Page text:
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Incoming New York Times Company CEO Mark Thompson “repeatedly missed opportunities” when he was director general of the BBC to learn why one of its news programs canceled an investigation into sex-abuse claims against entertainer Jimmy Savile, reports Matthew Purdy in The New York Times. Thompson “said he knew nothing of the Savile investigation before it was canceled by the editor of the BBC’s ‘Newsnight’ program,” Purdy writes.
As for what he knew afterward, his statements have evolved: He first said he was unaware of the investigation, but then acknowledged he was subsequently told of its cancellation by a reporter at a cocktail party. He said while he “may have formed an impression” about possible areas of a Savile investigation, including his charity work, he was unaware of child-sexual-abuse accusations.
Other news organizations covered the “Newsnight” decision, and clips from coverage of the BBC were discussed in daily executive conference calls, Purdy writes. In testimony to Parliament, new DG George Entwistle explained that, in Purdy’s words, “only the rarest program issue reaches the director general.”
An incredulous member of Parliament’s Culture, Media and Sport committee, Damian Collins, said “if this doesn’t qualify, you wonder what the bar is.”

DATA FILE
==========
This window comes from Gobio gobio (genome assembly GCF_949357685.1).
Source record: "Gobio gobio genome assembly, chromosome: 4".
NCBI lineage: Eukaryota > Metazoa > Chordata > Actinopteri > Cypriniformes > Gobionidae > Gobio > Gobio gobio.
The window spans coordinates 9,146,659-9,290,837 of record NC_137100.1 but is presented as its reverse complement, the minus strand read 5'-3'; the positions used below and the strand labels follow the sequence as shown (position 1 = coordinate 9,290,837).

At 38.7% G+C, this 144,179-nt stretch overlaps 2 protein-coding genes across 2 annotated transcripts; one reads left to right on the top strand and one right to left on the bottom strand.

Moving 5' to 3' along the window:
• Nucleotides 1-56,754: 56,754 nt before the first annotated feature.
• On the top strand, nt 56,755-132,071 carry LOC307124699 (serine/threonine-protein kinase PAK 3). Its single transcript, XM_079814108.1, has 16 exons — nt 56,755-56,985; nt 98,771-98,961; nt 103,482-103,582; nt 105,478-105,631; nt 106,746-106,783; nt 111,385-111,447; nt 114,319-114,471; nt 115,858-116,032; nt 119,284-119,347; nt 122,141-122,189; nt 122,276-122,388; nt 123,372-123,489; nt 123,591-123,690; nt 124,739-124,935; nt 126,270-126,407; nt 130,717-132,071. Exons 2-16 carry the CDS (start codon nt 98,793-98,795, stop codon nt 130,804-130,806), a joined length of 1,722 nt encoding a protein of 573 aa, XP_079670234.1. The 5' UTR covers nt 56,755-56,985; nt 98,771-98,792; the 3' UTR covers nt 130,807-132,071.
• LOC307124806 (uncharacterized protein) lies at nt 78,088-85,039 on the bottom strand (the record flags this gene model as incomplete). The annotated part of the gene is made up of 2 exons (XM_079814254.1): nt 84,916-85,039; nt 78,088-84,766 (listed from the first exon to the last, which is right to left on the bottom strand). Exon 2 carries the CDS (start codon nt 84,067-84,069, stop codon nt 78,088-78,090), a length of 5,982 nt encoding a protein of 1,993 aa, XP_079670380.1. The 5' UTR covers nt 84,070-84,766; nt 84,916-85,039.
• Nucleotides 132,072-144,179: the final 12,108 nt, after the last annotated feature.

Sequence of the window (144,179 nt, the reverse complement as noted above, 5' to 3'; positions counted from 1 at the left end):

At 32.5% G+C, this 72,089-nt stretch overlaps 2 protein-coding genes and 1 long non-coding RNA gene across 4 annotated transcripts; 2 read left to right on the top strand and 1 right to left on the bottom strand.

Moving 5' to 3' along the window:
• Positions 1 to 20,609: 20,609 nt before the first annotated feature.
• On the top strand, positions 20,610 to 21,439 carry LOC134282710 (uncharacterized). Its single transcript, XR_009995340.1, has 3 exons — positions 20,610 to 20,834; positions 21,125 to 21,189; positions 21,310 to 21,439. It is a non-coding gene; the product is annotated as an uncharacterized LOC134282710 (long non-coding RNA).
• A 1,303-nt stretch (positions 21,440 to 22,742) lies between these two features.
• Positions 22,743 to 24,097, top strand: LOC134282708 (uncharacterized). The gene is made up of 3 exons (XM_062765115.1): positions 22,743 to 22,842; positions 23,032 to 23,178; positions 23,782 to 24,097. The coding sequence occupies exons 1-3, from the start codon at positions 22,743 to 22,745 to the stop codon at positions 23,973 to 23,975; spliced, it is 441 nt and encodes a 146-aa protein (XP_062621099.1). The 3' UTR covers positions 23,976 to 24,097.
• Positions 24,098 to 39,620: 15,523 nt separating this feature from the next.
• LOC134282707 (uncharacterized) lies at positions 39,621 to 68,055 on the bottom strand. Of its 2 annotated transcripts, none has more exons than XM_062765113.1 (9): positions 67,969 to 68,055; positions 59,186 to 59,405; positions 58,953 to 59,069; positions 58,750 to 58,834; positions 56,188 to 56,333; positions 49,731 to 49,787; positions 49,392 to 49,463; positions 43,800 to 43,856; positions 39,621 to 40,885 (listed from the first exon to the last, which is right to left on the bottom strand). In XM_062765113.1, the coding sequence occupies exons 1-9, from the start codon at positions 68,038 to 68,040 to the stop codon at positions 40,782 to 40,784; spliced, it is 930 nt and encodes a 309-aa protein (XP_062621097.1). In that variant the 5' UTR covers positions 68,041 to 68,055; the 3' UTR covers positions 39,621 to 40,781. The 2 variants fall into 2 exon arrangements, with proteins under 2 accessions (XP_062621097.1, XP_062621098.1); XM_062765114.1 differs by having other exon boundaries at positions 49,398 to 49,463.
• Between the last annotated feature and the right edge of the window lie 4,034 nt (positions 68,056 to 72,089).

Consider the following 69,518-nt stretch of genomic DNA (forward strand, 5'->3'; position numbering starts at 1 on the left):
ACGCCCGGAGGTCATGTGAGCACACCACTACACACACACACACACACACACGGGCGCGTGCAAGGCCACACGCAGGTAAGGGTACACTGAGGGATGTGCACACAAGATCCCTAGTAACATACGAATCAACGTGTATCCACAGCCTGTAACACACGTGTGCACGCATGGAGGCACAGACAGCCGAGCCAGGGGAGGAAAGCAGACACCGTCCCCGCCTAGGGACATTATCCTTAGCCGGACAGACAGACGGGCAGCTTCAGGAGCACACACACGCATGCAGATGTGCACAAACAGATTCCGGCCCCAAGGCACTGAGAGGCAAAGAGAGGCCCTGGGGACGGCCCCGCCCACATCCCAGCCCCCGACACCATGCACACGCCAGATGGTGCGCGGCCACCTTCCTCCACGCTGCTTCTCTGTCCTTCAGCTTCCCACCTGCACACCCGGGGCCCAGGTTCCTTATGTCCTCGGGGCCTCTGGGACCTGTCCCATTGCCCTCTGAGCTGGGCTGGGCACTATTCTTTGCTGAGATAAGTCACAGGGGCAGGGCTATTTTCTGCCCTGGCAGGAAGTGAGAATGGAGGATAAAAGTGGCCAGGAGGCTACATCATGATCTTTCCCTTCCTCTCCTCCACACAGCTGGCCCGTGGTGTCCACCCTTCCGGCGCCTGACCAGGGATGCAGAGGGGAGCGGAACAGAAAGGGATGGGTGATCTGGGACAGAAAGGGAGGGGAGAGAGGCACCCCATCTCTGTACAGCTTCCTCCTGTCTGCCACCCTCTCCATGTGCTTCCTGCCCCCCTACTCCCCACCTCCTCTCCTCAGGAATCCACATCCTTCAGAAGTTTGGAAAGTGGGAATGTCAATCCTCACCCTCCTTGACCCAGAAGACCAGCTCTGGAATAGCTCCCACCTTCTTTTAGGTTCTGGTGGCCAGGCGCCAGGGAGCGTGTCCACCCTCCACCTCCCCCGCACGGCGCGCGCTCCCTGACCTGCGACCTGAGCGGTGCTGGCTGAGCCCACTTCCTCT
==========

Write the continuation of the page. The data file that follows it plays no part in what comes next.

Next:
In New York, Times C-suite chronicler Joe Hagan says the “Newsnight” affair doesn’t look good for Thompson or Times Co. management, whether Thompson knew about it or not:
If Thompson seemed curiously incurious, so too does [publisher and Times Co. chairman Arthur] Sulzberger Jr. The family steward of the Times has said he fully stands behind Thompson, defending him with the same vigor he did reporter Judith Miller after the Iraq War. …
According to a person familiar with the situation, Sulzberger has not asked Thompson for emails or other records from his time at the BBC, nor done any further inquiries beyond what is reported in the newspaper.
“Given the cloud of ickiness around the whole thing,” Hagan writes, “one senior executive I spoke with wished Thompson would voluntarily decide not to take the job.”
David Warsh extols Thompson’s suitability as CEO but says the BBC/Savile situation is a “tragedy.”
The Times Co. search identified a splendid candidate to help the Times survive and prosper. There are not many such. The need is desperate. But Mark Thompson cannot help them now.
“He must go,” Warsh writes.
Forgive me, but nobody, or no organization, with any confidence in what they do – at least, one not under court supervision – would willingly sponsor someone to so slag them off, or allow someone to so arbitrarily speak in their name. But that is really the point: the Times, unnerved by so much transition and uncertainty, lacks confidence. And Margaret Sullivan has the savvy, or go-for-the-jugular instinct, to exploit that.
Thompson’s first day at The Times is scheduled for Nov. 12.